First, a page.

The first stage of the Iraqi war is
drawing to a close as coalition forces surround Baghdad. The second
stage is the toughest and most complicated and will probably not
start at once. The decision on how to take the fight into urban
territory is one of the most difficult imaginable from a military,
political and moral point of view, and it could lead to many
casualties, combatant and non-combatant.
Parallel to laying
siege to Baghdad, which is the second phase of the campaign, the
Americans must decide how to deal with the remainder of the
Republican Guard still deployed outside the Iraqi capital. So far,
two of the Guard's divisions have been decimated, with their tanks,
artillery and armored personnel carriers. The question is, how will
the morale of the Guard's other divisions and the other remnants of
the Iraqi army stand up to more battering.
Is there anything
that can prevent a battle inside Baghdad, a city with a population
of several million? One possibility is if the coalition manages to
strike at Saddam Hussein and his inner circle, a move that could end
the war altogether.
Another possibility is the emergence of
Iraqi officers willing to negotiate with the coalition behind Saddam
Hussein's back so as to reach an accommodation and take over the
reins of power. Saddam is obviously aware of this possibility and
will do everything in his power to prevent it. He will enjoy the
backing of his close loyalists, especially those from his home town
of Tikrit, on whom he bestowed key positions in his administration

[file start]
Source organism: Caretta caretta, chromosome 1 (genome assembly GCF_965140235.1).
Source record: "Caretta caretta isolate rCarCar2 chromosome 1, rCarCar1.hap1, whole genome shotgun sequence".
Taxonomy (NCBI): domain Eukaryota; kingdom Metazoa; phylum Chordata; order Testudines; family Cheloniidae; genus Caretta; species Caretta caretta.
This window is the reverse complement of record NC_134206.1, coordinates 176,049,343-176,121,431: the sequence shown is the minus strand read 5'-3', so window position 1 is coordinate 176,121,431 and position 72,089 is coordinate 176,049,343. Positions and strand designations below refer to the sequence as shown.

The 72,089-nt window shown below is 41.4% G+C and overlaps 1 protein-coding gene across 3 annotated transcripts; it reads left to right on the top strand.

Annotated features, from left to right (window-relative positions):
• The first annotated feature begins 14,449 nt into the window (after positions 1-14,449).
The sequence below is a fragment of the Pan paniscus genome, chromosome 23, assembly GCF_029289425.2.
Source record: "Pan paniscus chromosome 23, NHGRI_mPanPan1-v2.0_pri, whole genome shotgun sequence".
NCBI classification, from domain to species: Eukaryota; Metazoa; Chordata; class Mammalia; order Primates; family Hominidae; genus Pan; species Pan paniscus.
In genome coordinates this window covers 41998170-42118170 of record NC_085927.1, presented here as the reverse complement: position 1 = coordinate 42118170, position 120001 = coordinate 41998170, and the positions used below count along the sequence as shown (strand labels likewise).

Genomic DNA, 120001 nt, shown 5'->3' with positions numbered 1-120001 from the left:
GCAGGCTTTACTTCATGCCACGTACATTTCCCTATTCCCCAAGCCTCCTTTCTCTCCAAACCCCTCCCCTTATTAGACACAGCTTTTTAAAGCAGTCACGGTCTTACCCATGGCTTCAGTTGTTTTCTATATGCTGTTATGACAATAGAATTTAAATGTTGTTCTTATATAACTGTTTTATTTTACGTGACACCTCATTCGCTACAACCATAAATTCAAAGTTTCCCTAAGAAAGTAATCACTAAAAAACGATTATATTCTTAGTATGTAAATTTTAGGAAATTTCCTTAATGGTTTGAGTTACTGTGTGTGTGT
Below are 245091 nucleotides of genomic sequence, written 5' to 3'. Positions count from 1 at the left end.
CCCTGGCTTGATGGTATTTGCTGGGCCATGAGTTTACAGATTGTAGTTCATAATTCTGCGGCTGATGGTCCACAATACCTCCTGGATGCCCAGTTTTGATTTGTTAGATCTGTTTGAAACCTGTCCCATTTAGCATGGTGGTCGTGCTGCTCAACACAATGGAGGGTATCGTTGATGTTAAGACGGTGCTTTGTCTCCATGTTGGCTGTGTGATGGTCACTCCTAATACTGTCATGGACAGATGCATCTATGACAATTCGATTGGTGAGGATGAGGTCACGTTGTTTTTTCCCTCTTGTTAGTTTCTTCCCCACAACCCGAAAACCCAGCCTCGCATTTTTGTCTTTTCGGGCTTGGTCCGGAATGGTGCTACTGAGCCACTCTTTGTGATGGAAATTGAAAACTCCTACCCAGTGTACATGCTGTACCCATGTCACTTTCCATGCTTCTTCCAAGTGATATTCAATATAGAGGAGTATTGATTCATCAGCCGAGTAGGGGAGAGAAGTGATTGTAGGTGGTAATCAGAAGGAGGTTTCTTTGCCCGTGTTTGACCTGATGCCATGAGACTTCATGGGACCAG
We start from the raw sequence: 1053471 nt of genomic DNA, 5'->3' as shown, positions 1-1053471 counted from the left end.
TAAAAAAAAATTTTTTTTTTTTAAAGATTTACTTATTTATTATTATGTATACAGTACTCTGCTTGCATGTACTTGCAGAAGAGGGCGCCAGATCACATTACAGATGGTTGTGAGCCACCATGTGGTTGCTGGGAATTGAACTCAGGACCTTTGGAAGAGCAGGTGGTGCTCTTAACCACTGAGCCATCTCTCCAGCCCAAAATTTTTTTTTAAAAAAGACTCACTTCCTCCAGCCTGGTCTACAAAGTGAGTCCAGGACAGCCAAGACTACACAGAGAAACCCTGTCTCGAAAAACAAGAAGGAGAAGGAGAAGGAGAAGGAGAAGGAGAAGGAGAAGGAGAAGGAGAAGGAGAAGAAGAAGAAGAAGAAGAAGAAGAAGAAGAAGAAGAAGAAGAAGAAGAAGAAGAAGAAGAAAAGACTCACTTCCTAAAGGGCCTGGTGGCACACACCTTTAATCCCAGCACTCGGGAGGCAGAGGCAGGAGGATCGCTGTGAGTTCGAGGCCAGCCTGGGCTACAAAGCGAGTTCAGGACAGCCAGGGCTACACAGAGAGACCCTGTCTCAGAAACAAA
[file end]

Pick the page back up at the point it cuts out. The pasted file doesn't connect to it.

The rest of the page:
and in the Iraqi military.
Any attempt to overthrow Saddam
will be bloody and any clique of officers entertaining thoughts of a
coup d'etat will need to count on the backing of experienced
military units. On this account, the Iraqi opposition, in all its
forms, will be called to reckoning. Does it really have the
connections it promised for the crucial moment and help prevent the
destruction of Baghdad.
Every army knows that urban warfare
is the most difficult. The defender holds the advantage over the
attacker who is exposed as he advances. The rule is that if you can
avoid large scale urban battles, do so. In Grozny, the Russian army
found it had no other way of penetrating the city. The result was
the total devastation of the Chechen capital, with a terrible loss
of civilian lives. The IDF has also fought some of its toughest
battles on urban terrain.
The British and Americans will do
everything they can to avoid a bloody battle for Baghdad, but in the
death throes of his regime, Saddam will not hesitate to take on the
coalition in his capital.
Thus, one can expect the American
commanders to wage intense psychological warfare ahead of the battle
for Baghdad. They will try to prevent Saddam's cronies from airing
television and radio broadcasts or holding news conferences. During
the siege, they will have to decide what supplies to let through for
the civilian population. Letting through essential supplies will
mean that they will also seep through to the Iraqi fighting forces
in the city, although in any event, one can assume that if Saddam is
hiding in one of his Baghdad bunkers he has stocked up with food,
water and medicines for a long stay.
Saddam and his
supporters talk of turning Baghdad into the new Stalingrad. That's
not what the Americans want of course, but neither do they want to
do what another Arab dictator, Hafez Assad, did in 1981, when he
pointed his artillery directly onto the city of Hamma and killed at
least 10,000 - and according to some estimates 20,000 of his
citizens because they dared rise up against him.
does the solution lie in emulating the Russian assault on Berlin at
the end of World War II when the attacking force pounded the German
capital with two million shells, killing tens of thousands of
residents just to reach Hitler's bunker. Much depends now not only
on the military might and technology of the Americans, but on their
operational and political creativity.